Tips to Keep Your Small Home Bathroom Functional
Posted: bathrooms scotland staff
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Tips to Keep Your Small Home Bathroom Functional
Bathroom design and organization may be challenging. Typically, you’re dealing with a smaller, more compact area than the rest of the home, but one that performs several functions. As seasoned new home builders, we understand how challenging it can be to create an aesthetically pleasing and practical bathroom.
- Consider the use of a Squatty Potty in your home bathroom to help promote good posture
- To begin, a little lesson on the digestive process. Digestive juices break down food as it passes from the stomach to the small intestine. Digested nutrients are absorbed into the circulation through the small intestinal wall. In the large intestine, leftover waste combines with water to produce stool.
- The puborectalis is a U-shaped muscle that wraps around the rectum. This muscle bends the bottom portion of your intestine to contain the feces until you’re ready to pass it. It functions similarly to a kink in a garden hose that stops water from escaping. Your colon’s slight bend prevents you from releasing go and causing an accident.
- Hang a towel rack on the back of your door or against the wall
- Since bathrooms often grow mold and mildew, storing textiles such as bathrobes or dressing robes permanently inside is a flawed idea. Mildew and mold are very hard to remove from towels and clothes, will most likely emit an offensive odor, and may even make you sick.
- While it is necessary to towel off after a bath or shower, try to bring new towels from an airing closet or another room before heading to the laundry. Then, when it comes to used towels or those that need to be dried, operating an extractor fan as often as possible may assist in airing out any wet towels after your shower or bath. Never leave wet towels on the floor.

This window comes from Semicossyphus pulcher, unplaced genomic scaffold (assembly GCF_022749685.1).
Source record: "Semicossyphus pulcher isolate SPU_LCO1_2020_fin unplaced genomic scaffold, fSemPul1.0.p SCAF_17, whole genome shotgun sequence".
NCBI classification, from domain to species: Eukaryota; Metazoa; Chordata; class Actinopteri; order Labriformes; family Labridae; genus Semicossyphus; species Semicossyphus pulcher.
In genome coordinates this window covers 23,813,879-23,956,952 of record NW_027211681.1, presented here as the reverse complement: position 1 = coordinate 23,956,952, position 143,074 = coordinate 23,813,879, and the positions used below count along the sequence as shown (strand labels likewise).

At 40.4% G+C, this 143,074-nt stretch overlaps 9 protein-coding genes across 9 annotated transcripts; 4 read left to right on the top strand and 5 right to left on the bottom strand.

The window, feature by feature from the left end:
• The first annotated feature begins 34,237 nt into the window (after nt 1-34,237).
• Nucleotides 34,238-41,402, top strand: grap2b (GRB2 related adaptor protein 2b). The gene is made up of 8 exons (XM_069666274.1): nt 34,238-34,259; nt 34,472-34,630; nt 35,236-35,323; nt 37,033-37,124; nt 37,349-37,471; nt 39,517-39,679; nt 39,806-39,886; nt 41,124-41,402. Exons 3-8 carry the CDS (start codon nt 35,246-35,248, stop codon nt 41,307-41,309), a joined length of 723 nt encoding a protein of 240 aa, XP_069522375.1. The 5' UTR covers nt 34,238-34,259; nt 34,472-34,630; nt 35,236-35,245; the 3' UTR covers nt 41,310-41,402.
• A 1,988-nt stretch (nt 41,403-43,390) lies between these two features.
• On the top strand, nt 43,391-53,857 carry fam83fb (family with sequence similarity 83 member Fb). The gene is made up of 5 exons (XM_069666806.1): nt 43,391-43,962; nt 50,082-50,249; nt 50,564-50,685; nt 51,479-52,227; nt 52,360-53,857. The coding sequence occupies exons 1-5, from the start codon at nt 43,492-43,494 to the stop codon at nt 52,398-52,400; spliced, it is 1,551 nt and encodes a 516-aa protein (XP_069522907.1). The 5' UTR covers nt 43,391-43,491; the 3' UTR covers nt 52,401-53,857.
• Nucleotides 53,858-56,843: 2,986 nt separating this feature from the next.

- Utilize wall space for storing toiletries, towels, or clothes
- Certain things are specifically designed for the bathroom. Perhaps you use them only in this room, such as brushes or shampoo, or maybe it makes sense to keep them here. Even if you dry your hair in your bedroom occasionally, having your dryer in the bathroom with your other hair equipment and supplies makes sense.
- Keep toothpaste, toothbrushes, mouthwash, face moisturizer, body lotion, eye cream, contact lenses, and contact solution in your toiletry bag. Keep them as near the sink as possible, and if space permits, keep additional items under the sink. Toiletries may quickly accumulate in the bathroom, so keep them to a minimum.
- Designate an area in your bathroom for wet items (toilet paper, hand towels) and dry ones (facial clothes)
- Towels: Keep face cloths and paper towels in a cabinet to keep them handy and prevent them from falling over. Bath towels should be stored in your linen closet. In any case, have towels nearby. If you’re expecting visitors, try relocating them to a more visible location so guests won’t be left wondering where the towels are.
- Shower accessories: Maintain easy access to razors, shaving foam, shower gel, bar soap, conditioner, shampoo, and everything else you use in the shower or tub. Utilize a tall shower caddy to maximize vertical space.
- Hairdryer, curling iron, and flat iron: Traditionally, hair styling tools such as a hairdryer, blow dryer, and curling iron are kept in the bathroom where they are used. While hanging them makes them more accessible, many individuals prefer not to have their hairstyle products out in plain view all the time. Maintain yours in a drawer if you have one. Whatever you do, keep them separate, so you don’t have to search for them among your toiletries. Cords may quickly become a tangle of wires.
- Extra rolls of toilet paper: If you have room under your sink, keep them there. If there is space on the floor for a basket, store them there. Nothing is more inconvenient than having to search for more toilet paper when you need it.
- Kit de Secours: Ensure that you keep this in a location where it may be readily located if instructed. The helpful idea is to keep it in a bottom drawer so that you can shout “bottom drawer on the right.” The base is excellent since it will not obstruct access to the items you use daily in your top drawer.
- Use hooks instead of towel bars to save space and avoid clutter
- Towel bars are an excellent choice if you have a large amount of wall space next to the bath or shower. Towel bars enable towels to dry without becoming tangled, allowing them to dry more quickly than towels on a hook or ring. Towel bars are available in various lengths; thus, you may wish to measure your bedsheets and select a bar that is long enough to fit your preferred pair of bath towels.
- Hooks are an excellent option for tiny restrooms that will be shared. While a small bathroom may have just enough open floor space for one 24 towel bar, the same area may accommodate three or four robe hooks. If many people use a bathroom, you might hook each individual to ensure that no one uses the incorrect bath towel.
No matter how much time the lamp has been placed, your brain somehow forgets that the low-hanging fixture was in the exact location yesterday. While adding fashionable light fixtures to the ceiling may attract greater attention, you may be in for a rough trip, depending on your height.
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